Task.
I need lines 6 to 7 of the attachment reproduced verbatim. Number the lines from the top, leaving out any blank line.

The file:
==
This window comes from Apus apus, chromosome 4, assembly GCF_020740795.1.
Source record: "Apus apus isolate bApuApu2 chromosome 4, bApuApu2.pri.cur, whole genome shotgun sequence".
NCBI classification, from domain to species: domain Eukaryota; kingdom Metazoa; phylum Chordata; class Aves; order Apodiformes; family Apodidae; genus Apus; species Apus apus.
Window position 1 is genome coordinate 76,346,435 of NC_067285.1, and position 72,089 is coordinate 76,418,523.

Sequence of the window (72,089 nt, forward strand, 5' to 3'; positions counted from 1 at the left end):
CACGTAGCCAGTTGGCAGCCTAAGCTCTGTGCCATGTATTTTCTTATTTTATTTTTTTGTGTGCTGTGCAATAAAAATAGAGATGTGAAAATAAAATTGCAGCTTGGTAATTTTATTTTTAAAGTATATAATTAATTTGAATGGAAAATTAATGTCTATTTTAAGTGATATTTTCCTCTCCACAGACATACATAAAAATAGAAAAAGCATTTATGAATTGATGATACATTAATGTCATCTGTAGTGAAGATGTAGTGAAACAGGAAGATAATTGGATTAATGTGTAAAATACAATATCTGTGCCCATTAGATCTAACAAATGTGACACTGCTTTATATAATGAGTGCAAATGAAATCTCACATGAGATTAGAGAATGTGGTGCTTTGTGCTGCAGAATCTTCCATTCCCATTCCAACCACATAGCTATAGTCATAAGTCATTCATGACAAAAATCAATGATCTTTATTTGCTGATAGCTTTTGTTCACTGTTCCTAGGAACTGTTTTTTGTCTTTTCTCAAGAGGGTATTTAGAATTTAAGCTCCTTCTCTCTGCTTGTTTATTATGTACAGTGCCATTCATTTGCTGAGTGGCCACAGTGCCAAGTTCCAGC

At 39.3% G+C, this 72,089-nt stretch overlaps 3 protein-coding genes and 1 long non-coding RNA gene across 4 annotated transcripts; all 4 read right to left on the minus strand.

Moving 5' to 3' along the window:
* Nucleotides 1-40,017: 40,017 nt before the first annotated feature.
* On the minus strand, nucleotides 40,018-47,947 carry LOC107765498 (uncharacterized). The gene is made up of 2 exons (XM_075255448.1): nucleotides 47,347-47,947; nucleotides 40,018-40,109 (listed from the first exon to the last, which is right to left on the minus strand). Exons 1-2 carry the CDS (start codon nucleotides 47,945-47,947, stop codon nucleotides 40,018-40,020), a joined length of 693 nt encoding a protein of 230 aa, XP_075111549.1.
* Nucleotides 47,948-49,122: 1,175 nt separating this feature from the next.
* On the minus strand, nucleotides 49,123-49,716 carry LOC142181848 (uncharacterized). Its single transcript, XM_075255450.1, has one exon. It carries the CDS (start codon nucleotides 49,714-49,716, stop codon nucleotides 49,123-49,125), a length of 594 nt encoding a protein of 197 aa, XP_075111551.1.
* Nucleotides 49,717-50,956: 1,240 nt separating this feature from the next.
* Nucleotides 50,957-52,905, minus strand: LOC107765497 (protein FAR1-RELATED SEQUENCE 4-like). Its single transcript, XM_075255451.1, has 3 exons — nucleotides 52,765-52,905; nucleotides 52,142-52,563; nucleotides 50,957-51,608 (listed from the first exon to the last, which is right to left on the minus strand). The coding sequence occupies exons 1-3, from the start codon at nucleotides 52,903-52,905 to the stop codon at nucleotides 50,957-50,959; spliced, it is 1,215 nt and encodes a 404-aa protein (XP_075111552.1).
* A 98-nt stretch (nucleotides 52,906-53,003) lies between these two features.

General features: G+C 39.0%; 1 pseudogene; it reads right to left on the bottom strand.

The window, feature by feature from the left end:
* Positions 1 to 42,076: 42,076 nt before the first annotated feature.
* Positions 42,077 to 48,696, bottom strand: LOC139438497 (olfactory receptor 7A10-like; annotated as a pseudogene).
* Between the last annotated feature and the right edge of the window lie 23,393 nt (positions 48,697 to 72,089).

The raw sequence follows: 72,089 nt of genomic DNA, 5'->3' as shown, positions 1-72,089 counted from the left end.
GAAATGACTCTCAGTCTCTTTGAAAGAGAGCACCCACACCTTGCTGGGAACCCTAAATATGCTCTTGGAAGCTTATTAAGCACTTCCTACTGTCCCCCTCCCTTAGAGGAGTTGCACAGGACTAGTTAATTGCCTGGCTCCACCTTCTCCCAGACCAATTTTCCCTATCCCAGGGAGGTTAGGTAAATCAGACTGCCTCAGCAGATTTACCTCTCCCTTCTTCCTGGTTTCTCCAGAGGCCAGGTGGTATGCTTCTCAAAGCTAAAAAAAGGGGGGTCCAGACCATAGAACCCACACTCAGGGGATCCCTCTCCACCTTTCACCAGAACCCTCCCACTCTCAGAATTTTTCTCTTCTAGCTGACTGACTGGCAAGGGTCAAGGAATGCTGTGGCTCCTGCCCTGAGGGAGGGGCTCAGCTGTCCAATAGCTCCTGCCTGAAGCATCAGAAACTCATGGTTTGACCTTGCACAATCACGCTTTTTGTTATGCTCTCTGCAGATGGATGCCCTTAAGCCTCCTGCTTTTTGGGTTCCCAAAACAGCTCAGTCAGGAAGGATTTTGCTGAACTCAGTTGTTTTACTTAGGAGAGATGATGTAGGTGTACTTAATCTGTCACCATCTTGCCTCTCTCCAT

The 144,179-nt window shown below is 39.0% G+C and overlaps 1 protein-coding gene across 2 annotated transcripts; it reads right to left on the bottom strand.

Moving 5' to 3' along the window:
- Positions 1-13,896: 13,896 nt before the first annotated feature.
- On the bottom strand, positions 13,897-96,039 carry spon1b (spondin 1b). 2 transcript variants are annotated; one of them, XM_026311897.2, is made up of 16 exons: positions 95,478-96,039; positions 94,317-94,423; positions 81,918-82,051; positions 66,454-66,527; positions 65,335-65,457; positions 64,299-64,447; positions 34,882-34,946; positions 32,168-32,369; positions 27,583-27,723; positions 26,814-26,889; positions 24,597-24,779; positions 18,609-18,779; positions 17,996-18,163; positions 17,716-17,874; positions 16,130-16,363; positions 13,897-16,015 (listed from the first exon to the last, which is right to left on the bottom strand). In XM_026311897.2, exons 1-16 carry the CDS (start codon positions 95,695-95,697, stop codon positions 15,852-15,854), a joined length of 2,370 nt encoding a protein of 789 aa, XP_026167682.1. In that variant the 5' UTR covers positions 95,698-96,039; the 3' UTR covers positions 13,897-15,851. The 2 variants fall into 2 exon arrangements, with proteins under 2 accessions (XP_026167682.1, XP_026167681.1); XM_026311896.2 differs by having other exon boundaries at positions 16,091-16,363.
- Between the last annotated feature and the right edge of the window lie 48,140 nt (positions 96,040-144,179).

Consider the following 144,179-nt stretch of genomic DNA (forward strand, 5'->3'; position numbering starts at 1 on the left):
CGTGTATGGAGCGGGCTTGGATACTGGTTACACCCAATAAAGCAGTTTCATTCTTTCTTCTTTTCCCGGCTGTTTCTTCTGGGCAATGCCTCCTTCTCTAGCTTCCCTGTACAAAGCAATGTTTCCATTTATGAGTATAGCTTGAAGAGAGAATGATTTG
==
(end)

CACGTAGCCAGTTGGCAGCCTAAGCTCTGTGCCATGTATTTTCTTATTTTATTTTTTTGTGTGCTGTGCAATAAAAATAGAGATGTGAAAATAAAATTGCAGCTTGGTAATTTTATTTTTAAAGTATATAATTAATTTGAATGGAAAATTAATGTCTATTTTAAGTGATATTTTCCTCTCCACAGACATACATAAAAATAGAAAAAGCATTTATGAATTGATGATACATTAATGTCATCTGTAGTGAAGATGTAGTGAAACAGGAAGATAATTGGATTAATGTGTAAAATACAATATCTGTGCCCATTAGATCTAACAAATGTGACACTGCTTTATATAATGAGTGCAAATGAAATCTCACATGAGATTAGAGAATGTGGTGCTTTGTGCTGCAGAATCTTCCATTCCCATTCCAACCACATAGCTATAGTCATAAGTCATTCATGACAAAAATCAATGATCTTTATTTGCTGATAGCTTTTGTTCACTGTTCCTAGGAACTGTTTTTTGTCTTTTCTCAAGAGGGTATTTAGAATTTAAGCTCCTTCTCTCTGCTTGTTTATTATGTACAGTGCCATTCATTTGCTGAGTGGCCACAGTGCCAAGTTCCAGC

At 39.3% G+C, this 72,089-nt stretch overlaps 3 protein-coding genes and 1 long non-coding RNA gene across 4 annotated transcripts; all 4 read right to left on the minus strand.